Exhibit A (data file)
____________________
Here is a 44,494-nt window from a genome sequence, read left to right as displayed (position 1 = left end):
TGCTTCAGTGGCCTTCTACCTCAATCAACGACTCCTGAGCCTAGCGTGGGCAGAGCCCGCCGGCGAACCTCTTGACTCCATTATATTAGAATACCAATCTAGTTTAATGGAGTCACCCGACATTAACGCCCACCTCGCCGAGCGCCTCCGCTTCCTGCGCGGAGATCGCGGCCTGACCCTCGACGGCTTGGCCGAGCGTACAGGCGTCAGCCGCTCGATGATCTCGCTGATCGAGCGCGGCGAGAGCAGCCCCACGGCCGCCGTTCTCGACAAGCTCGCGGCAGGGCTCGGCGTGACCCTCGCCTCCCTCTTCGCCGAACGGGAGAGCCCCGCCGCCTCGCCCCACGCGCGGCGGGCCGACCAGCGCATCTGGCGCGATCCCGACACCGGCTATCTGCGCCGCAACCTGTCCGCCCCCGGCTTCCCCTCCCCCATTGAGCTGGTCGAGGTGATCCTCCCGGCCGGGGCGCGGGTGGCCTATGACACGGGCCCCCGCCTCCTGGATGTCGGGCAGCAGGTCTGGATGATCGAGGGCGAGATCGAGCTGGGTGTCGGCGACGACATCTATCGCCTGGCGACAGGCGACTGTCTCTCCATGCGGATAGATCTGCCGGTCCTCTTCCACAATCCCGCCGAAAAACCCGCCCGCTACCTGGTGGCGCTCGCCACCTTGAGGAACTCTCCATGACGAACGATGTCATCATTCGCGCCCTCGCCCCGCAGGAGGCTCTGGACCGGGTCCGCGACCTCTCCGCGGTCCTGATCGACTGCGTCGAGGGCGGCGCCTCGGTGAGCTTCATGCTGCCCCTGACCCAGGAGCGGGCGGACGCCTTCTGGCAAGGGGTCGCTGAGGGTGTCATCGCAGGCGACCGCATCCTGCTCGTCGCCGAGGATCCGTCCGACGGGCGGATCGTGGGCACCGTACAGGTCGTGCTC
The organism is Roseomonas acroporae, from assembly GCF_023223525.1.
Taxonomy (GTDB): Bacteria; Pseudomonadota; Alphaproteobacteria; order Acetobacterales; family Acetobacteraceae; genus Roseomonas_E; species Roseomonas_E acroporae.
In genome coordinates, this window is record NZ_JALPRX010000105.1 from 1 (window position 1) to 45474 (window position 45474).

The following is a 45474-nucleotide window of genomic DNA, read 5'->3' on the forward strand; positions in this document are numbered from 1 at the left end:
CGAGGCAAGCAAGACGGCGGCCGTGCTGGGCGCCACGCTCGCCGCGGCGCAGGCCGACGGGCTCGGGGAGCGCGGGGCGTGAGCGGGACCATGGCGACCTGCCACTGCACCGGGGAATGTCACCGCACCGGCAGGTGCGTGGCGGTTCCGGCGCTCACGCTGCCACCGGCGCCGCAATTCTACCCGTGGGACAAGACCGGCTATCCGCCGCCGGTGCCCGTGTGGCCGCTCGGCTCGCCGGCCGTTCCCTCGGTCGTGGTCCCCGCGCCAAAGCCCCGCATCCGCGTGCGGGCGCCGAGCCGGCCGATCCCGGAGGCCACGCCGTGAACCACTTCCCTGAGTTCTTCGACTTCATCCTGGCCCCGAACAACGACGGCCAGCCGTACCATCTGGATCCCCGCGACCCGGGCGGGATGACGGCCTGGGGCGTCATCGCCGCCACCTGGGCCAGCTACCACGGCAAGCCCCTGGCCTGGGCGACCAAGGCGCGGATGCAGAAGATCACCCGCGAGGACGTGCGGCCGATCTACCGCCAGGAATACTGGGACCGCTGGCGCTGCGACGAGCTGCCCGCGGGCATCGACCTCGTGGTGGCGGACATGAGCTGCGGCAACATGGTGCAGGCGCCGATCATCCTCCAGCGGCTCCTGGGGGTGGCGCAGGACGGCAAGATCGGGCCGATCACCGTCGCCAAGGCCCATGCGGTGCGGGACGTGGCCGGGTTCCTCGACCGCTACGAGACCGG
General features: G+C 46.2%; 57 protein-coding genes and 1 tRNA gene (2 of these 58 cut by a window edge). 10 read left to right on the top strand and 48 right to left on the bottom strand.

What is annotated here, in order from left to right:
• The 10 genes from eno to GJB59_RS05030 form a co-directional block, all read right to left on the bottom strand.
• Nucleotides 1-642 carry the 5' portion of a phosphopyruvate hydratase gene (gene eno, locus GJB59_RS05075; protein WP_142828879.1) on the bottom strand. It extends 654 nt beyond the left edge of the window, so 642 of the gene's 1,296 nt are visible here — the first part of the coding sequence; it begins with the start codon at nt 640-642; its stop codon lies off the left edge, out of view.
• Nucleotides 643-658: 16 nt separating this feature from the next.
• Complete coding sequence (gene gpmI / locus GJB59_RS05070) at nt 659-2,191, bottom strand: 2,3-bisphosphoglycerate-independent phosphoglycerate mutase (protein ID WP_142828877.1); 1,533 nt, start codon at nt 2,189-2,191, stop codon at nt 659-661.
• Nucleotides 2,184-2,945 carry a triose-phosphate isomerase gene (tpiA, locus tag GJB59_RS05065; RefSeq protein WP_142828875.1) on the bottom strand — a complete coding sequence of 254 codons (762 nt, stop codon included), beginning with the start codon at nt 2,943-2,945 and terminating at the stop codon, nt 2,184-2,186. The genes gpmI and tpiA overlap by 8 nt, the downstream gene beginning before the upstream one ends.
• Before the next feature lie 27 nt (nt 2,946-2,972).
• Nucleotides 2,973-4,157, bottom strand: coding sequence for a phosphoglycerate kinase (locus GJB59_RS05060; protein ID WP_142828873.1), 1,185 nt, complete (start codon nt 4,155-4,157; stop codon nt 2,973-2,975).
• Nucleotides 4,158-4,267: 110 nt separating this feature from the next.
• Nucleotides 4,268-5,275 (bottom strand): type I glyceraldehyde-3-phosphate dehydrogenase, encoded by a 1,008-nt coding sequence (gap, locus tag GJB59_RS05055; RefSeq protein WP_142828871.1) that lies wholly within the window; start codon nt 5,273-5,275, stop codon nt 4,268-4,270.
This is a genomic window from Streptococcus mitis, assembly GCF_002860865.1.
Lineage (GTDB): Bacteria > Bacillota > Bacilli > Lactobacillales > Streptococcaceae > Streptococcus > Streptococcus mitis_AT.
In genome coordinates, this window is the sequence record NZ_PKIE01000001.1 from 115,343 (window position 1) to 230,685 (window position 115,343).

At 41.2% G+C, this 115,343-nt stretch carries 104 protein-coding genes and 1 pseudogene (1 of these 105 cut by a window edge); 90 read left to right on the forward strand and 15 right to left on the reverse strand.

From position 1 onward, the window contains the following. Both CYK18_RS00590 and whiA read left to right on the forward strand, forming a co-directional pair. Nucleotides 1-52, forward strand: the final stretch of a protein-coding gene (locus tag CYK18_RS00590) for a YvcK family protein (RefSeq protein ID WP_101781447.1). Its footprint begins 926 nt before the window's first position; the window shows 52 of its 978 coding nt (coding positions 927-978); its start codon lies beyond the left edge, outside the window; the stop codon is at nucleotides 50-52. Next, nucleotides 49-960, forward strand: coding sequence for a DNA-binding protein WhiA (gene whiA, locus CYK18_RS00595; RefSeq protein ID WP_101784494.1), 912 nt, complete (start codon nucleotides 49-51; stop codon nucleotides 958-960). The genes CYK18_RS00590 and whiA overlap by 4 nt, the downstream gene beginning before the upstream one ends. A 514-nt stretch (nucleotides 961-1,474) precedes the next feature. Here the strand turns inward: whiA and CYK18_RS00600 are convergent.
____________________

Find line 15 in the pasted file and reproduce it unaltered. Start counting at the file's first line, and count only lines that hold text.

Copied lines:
• Before the next feature lie 27 nt (nt 2,946-2,972).